The Council’s work will continue as submitters to the Select Committee.

I repeat, I am confident that if the Bill remains in its current wording, as an Act, that the Wellington Town Belt will have far greater protection and enhancement and access as a significant public recreation ground in the Capital City for future generations.

We look forward to the day the Act receives the Royal assent.

Helene Ritchie
Wellington City Councillor
Natural Environment Portfolio Leader

ENDS

© Scoop Media

 
 
 
Parliament Headlines | Politics Headlines | Regional Headlines

Veronika Meduna: The Kaikoura Rebuild

A Scoop Foundation Investigation

Friday will be a big day for people north of Kaikōura – and for hundreds of construction workers who are racing to reopen State Highway 1 in time for the holiday season.

By the afternoon, the South Island’s main transport corridor will be open to traffic again, more than a year after a magnitude 7.8 earthquake mangled bridges and tunnels, twisted rail tracks and buried sections of the road under massive landslides. More>>

 

BPS HYEFU WYSIWYG: Labour's Budget Plans, Families Package

“Today we are announcing the full details of the Government’s Families Package. This is paid for by rejecting National’s tax cuts and instead targeting spending at those who need it most. It will lift 88,000 children out of poverty by 2021." More>>

ALSO:

Gordon Campbell: On Defence Spending, Alabama, And Dolly Parton

The spending lavished on Defence projects to meet the risks that could maybe, possibly, theoretically face New Zealand in future is breath-taking, given how successive governments have been reluctant to spend even a fraction of those amounts on the nation’s actual social needs. More>>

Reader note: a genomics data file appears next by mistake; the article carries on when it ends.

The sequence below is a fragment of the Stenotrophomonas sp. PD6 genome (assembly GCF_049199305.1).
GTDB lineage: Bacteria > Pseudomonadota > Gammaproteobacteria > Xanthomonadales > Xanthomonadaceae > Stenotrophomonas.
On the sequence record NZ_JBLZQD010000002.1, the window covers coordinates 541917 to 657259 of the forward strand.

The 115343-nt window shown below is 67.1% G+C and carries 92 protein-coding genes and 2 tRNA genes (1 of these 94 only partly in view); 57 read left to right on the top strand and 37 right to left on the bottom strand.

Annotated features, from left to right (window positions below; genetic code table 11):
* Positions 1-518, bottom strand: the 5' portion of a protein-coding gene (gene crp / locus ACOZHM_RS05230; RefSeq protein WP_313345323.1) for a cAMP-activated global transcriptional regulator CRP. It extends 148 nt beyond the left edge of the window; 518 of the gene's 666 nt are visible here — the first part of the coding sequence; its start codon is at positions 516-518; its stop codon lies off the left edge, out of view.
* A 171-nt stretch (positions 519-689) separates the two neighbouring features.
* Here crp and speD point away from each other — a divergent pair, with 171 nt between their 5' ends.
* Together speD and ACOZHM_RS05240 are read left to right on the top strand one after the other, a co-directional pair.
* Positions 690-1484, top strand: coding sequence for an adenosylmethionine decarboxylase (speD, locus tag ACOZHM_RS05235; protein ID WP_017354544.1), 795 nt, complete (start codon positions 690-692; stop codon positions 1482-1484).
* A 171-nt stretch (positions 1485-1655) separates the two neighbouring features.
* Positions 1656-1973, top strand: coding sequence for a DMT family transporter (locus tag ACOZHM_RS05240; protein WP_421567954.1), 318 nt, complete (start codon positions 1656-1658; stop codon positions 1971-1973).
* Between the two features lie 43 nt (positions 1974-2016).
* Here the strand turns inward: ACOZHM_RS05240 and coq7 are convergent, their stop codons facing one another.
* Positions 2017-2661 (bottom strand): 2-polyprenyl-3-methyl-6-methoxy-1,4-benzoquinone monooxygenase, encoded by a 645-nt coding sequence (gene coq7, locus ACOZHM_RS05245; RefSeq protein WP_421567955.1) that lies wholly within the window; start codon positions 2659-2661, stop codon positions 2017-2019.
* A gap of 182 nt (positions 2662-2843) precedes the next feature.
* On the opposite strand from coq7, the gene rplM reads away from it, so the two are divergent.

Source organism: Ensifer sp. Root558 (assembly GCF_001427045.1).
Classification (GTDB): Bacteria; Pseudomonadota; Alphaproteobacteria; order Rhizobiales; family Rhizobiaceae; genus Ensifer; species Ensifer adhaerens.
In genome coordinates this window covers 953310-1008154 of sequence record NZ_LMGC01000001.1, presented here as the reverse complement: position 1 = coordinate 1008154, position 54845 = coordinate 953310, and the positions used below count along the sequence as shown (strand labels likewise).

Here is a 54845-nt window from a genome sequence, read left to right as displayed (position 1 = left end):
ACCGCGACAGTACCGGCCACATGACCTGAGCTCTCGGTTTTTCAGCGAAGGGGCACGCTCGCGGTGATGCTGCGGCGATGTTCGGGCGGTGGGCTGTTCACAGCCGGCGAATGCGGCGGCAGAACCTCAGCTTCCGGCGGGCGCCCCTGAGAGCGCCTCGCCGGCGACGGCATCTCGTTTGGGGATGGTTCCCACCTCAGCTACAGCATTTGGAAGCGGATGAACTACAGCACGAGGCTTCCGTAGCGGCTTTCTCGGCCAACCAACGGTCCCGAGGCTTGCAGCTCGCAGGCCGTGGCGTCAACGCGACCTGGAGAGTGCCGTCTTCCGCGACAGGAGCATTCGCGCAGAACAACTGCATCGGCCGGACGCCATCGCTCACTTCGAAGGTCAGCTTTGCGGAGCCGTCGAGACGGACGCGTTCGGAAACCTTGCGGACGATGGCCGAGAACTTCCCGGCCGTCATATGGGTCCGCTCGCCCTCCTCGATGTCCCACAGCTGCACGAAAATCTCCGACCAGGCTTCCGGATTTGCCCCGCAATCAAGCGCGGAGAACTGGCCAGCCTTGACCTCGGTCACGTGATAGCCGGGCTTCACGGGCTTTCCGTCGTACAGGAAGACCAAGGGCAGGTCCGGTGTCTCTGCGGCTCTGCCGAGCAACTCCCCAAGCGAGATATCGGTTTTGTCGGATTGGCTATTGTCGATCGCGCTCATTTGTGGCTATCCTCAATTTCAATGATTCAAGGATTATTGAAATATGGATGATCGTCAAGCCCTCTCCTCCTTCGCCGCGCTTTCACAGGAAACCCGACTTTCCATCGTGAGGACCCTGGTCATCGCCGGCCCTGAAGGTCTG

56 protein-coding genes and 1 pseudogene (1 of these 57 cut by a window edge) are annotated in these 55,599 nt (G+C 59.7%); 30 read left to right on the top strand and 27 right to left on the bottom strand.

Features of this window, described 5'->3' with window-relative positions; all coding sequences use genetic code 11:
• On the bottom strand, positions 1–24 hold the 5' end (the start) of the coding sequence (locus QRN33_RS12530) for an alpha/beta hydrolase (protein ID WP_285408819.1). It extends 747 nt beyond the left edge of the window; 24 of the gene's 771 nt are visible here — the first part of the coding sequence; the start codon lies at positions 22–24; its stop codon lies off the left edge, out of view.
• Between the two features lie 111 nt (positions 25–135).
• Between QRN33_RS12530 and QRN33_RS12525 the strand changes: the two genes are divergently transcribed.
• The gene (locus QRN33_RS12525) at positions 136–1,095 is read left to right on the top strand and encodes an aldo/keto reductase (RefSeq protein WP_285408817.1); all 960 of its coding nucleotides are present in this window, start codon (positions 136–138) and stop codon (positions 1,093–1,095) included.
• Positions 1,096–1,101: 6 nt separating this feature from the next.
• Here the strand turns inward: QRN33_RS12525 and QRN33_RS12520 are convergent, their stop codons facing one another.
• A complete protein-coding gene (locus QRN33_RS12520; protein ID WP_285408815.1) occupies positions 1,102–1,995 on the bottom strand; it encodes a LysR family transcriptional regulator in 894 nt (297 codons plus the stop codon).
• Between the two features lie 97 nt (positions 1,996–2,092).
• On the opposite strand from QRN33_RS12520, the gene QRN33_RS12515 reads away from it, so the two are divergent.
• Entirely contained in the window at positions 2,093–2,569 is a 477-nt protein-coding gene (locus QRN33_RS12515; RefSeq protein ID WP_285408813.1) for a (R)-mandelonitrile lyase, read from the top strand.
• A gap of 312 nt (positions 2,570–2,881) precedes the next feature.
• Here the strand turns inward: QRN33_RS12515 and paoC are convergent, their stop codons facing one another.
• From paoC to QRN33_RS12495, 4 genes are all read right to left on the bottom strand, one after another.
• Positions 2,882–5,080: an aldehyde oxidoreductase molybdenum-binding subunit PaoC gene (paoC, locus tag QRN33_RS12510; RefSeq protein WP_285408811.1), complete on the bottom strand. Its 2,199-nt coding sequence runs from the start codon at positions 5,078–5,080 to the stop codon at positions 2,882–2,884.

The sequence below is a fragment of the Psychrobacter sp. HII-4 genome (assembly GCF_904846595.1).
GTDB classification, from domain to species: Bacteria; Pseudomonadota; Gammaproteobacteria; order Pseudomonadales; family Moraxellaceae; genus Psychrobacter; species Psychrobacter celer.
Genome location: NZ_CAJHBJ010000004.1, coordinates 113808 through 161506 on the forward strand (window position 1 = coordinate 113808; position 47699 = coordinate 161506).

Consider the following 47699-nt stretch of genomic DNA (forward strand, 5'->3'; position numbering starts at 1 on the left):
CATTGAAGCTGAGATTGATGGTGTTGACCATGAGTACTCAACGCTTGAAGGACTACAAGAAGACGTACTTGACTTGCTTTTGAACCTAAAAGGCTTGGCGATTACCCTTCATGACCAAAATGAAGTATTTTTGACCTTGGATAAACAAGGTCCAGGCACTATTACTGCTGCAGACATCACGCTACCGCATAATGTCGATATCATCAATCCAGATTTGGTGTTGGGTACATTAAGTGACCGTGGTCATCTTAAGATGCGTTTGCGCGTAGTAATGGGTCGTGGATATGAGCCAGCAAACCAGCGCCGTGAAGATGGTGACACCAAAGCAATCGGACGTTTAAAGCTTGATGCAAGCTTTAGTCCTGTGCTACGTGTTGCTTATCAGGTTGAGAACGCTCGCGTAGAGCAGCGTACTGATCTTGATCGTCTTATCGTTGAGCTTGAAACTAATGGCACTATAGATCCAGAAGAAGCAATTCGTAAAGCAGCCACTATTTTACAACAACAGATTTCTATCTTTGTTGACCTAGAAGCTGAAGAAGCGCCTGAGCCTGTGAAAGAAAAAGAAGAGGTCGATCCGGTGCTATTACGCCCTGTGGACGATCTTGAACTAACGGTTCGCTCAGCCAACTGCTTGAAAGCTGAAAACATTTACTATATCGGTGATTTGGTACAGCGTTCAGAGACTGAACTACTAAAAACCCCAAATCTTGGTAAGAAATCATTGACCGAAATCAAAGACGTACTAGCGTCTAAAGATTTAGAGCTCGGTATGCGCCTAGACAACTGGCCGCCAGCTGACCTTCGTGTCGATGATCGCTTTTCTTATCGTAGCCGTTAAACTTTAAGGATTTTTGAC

ALSO:

Members' Bills: End Of Life Choice Bill Passes First Reading

The End of Life Choice Bill in the name of David Seymour has been sent to a select committee for consideration by 76 votes to 44. It is the third time Parliament has voted on the issue in recent decades and the first time such a Bill has made it over the first hurdle. More>>

ALSO:

State Sector: MPI Survives Defrag Of Portfolios

The Ministry for Primary Industries will not be split under the new government, but will instead serve as an overarching body for four portfolio-based entities focused on fisheries, forestry, biosecurity and food safety. More>>

ALSO:

Gordon Campbell: On Vulnerable Kids, RNZ Funding, And Poppy

The decision to remove the word ‘vulnerable’ from the Ministry for Vulnerable Children could well mark a whole shift in approach to the care of children in need... More>>

ALSO:

 
 
 
 
 

LATEST HEADLINES

  • PARLIAMENT
  • POLITICS
  • REGIONAL
 
 

Featured InfoPages